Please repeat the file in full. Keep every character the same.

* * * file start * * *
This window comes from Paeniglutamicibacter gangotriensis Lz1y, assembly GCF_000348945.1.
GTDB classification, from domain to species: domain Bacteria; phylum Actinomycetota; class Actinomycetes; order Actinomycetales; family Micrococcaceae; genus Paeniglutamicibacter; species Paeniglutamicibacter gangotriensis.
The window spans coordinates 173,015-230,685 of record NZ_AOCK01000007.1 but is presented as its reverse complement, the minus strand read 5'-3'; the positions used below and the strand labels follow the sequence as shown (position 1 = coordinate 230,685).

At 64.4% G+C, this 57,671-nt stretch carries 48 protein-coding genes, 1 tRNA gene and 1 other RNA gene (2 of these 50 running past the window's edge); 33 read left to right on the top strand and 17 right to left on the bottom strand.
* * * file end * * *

This window comes from Paeniglutamicibacter gangotriensis Lz1y, assembly GCF_000348945.1.
GTDB classification, from domain to species: domain Bacteria; phylum Actinomycetota; class Actinomycetes; order Actinomycetales; family Micrococcaceae; genus Paeniglutamicibacter; species Paeniglutamicibacter gangotriensis.
The window spans coordinates 173,015-230,685 of record NZ_AOCK01000007.1 but is presented as its reverse complement, the minus strand read 5'-3'; the positions used below and the strand labels follow the sequence as shown (position 1 = coordinate 230,685).

At 64.4% G+C, this 57,671-nt stretch carries 48 protein-coding genes, 1 tRNA gene and 1 other RNA gene (2 of these 50 running past the window's edge); 33 read left to right on the top strand and 17 right to left on the bottom strand.